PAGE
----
The International Criminal Court is holding a two-day hearing on the health of former Ivorian leader Laurent Gbagbo, whose trial in The Hague has been postponed until January.
Gbagbo and Ivorian militia leader Charles Ble Goude were both supposed to stand trial at the International Criminal Court on Tuesday. Instead, the court is holding a closed hearing, as experts testify about Gbagbo’s health.
“The defense of Mr. Gbagbo asked the ICC judges to allow the defense and other parties to put questions to the experts so that is basically what will be happening during the two-day hearing,” explains ICC spokesman Fadi El Abdallah.
Both Gbagbo and Ble Goude face crimes against humanity charges linked to Ivory Coast’s post-election violence in 2010 and 2011. About 3,000 people were killed after Gbagbo refused to concede defeat to election winner Alassane Ouattara.
In the past, Gbagbo’s lawyers have questioned his fitness to stand trial, but spokesman El Abdallah says the possibility of canceling the proceedings - which are now set to open January 28 - is not under discussion.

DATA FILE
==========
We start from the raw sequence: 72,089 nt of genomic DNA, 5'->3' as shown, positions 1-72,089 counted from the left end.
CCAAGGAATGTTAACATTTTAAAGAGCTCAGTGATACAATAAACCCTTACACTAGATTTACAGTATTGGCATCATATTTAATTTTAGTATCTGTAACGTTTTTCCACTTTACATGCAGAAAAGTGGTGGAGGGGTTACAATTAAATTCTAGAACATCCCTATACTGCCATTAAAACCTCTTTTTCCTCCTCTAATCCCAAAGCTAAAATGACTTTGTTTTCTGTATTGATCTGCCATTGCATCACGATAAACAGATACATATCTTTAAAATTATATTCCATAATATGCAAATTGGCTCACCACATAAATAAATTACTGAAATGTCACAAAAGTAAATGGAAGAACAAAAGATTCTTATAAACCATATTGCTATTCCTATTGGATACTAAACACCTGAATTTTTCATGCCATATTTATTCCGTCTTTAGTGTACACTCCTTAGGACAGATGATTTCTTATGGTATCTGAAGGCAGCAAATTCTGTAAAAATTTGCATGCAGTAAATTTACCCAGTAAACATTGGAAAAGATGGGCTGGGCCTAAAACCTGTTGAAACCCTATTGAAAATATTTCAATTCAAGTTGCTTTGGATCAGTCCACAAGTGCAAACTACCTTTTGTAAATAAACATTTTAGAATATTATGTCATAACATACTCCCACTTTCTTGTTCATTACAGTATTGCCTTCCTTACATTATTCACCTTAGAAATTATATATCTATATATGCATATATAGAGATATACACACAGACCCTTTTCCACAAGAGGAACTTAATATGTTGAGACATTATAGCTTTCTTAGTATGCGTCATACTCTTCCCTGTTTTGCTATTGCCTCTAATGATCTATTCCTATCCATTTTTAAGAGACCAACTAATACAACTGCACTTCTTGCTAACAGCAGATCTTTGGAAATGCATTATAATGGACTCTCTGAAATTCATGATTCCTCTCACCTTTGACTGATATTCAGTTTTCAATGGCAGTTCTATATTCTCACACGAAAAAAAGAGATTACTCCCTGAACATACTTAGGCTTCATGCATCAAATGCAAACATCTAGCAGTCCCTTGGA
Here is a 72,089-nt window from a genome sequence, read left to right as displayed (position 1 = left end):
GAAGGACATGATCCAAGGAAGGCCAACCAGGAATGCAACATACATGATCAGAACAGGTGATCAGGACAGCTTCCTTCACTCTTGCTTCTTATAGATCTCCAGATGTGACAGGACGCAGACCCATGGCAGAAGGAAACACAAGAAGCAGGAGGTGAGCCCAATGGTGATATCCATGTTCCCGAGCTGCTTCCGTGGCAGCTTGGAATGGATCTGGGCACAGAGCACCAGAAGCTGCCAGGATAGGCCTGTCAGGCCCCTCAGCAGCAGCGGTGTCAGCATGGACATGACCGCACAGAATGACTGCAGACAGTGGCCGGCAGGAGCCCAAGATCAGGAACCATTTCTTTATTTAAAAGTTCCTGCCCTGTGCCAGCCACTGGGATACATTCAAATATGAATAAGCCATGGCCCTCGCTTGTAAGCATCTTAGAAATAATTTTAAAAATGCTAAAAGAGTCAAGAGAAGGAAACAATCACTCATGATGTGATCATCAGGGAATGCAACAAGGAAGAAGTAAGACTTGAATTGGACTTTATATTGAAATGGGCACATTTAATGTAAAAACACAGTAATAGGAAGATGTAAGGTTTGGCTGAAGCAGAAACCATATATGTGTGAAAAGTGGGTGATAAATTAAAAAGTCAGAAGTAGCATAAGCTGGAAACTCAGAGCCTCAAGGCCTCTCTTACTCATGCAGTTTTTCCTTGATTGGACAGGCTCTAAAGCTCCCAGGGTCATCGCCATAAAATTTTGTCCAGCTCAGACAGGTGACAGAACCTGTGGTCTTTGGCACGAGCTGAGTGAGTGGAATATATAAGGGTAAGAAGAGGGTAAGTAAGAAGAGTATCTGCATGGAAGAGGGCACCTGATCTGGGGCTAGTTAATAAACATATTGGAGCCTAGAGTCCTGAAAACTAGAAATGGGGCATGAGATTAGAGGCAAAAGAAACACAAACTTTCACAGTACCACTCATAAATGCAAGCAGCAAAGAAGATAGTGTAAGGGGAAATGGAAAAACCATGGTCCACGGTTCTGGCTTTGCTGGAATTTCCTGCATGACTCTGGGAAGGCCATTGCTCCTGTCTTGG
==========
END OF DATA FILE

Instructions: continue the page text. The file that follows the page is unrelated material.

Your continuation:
That will make Gbagbo the first former president to face justice at the ICC. The court also tried unsuccessfully to bring his wife Simone to trial.
“The fact that Gbagbo is in The Hague speaks volumes about the potential for international justice,” said Singh.
Param-Preet Singh is senior counsel for Human Rights Watch’s international justice program. While Gbagbo’s trial is a coup for the court, she says, there is a lingering sense in Ivory Coast that the ICC’s justice has been one-sided.
“There were forces loyal to President Ouattara who also committed crimes and they haven’t yet been pursued by the ICC,” said Singh.
Ouattara, who was reelected last month, has promised to bring perpetrators of the election violence to justice.
ICC spokesman El Abdallah says the court’s prosecutors are continuing to probe allegations against both sides. The court will take action, he said, once there’s sufficient evidence to merit doing so.